Single-mode fiberFiber with a core diameter less than about ten times the wavelength ofthe propagating light cannot be modeled using geometric optics.The electromagnetic analysis may also be required to understandbehaviors such as speckle that occur when coherent light propagates inmulti-mode fiber. As an optical waveguide, the fiber supports one ormore confined transverse modes by which light can propagate along thefiber. Fiber supporting only one mode is called single-mode or mono-mode fiber. The most common type of single-mode fiber has a corediameter of 8–10 micrometers and is designed for use in the nearinfrared. The mode structure depends on the wavelength of the lightused, so that this fiber actually supports a small number of additionalmodes at visible wavelengths. Multi-mode fiber, by comparison, ismanufactured with core diameters as small as 50 micrometers and aslarge as hundreds of micrometers.Special-purpose fiberSome special-purpose optical fiber is constructed with a non-cylindricalcore and/or cladding layer, usually with an elliptical or rectangularcross-section. These include polarization-maintaining fiber and fiberdesigned to suppress whispering gallery mode propagation.Disadvantages of Optical fibres:Price - Even though the raw material for making optical fibres, sand, isabundant and cheap, optical fibres are still more expensive per metrethan copper. Although, one fibre can carry many more signals than asingle copper cable and the large transmission distances mean that fewerexpensive repeaters are required.Fragility - Optical fibres are more fragile than electrical wires.Affected by chemicals - The glass can be affected by various chemicalsincluding hydrogen gas (a problem in underwater cables.)Opaqueness - Despite extensive military use it is known that most fibresbecome opaque when exposed to radiation.Requires special skills - Optical fibres cannot be joined together as aeasily as copper cable and requires additional training of personnel andexpensive precision splicing and measurement equipment.
Advantages Of Fiber Optics Immunity to Electromagnetic Interference Data Security Non Conductive Cables Eliminating Spark Hazards Ease Of Installation High Bandwidth Over Long DistancesUses of Optical FibresUntil the optical fibre network was developed, telephone calls weremainly sent as electrical signals along copper wire cables. As demandfor the systems to carry more telephone calls increased, simple copperwires did not have the capacity, known as bandwidth, to carry theamount of information required.Systems using coaxial cables like TV aerial leads were used but as theneed for more bandwidth grew, these systems became more and moreexpensive especially over long distances when more signal regeneratorswere needed. As demand increases and higher frequency signals arecarried, eventually the electronic circuits in the regenerators just cannotcope.Optical fibres offer huge communication capacity. A single fibre cancarry the conversations of every man, woman and child on the face ofthis planet, at the same time, twice over. The latest generations of opticaltransmission systems are beginning to exploit a significant part of thishuge capacity, to satisfy the rapidly growing demand for datacommunications and the Internet. The main advantages of using optical fibres in the communicationsindustry are: - A much greater amount of information can be carried on an opticalfibre compared to a copper cable. - In all cables some of the energy is lost as the signal goes along thecable. The signal then needs to be boosted using regenerators. Forcopper cable systems these are required every 2 to 3km but with opticalfibre systems they are only needed every 50km.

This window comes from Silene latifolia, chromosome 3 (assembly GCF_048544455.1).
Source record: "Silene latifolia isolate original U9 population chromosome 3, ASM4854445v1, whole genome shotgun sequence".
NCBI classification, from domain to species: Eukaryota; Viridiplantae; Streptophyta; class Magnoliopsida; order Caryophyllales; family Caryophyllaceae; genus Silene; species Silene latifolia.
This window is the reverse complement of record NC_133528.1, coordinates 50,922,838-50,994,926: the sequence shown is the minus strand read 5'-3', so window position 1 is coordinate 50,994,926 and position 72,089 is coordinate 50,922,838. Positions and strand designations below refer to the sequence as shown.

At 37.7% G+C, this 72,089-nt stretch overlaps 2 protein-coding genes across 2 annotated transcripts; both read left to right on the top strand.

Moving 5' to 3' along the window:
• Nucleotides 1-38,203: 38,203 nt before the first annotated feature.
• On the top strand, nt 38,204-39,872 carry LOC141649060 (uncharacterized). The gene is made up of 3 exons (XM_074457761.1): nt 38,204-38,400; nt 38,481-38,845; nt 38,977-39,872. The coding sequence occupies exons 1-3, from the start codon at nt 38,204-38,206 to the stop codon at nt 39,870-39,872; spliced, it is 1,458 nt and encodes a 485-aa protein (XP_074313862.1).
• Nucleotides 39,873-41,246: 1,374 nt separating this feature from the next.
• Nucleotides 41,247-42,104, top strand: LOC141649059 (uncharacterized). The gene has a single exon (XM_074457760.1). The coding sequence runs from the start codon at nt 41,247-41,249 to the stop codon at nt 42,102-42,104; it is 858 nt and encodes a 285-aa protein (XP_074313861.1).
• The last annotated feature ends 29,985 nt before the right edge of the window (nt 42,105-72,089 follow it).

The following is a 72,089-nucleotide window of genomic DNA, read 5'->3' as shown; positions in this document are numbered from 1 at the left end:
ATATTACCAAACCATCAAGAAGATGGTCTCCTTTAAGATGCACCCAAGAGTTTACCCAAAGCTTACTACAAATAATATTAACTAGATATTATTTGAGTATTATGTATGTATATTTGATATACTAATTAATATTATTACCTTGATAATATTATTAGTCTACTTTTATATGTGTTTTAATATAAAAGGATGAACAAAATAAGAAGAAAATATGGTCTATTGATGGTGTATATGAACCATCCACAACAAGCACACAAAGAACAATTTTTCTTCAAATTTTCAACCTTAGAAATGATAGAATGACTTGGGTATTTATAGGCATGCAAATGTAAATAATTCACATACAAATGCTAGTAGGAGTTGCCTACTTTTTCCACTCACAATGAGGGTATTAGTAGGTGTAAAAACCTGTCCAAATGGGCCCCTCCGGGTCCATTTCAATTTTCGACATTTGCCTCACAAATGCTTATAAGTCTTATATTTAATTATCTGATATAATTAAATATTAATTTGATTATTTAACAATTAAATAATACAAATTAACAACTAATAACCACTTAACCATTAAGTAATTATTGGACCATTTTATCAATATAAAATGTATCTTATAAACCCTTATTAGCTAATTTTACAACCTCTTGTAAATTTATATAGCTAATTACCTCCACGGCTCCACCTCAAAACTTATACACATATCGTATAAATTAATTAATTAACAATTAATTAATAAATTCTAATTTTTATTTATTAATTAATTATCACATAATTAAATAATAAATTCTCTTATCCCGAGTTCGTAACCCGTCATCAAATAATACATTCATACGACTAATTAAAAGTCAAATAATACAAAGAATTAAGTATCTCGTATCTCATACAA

- Unlike copper cables, optical fibres do not experience any electricalinterference. Neither will they cause sparks so they can be used inexplosive environments such as oil refineries or gas pumping stations.- For equal capacity, optical fibres are cheaper and thinner than coppercables which makes them easier to install and maintain.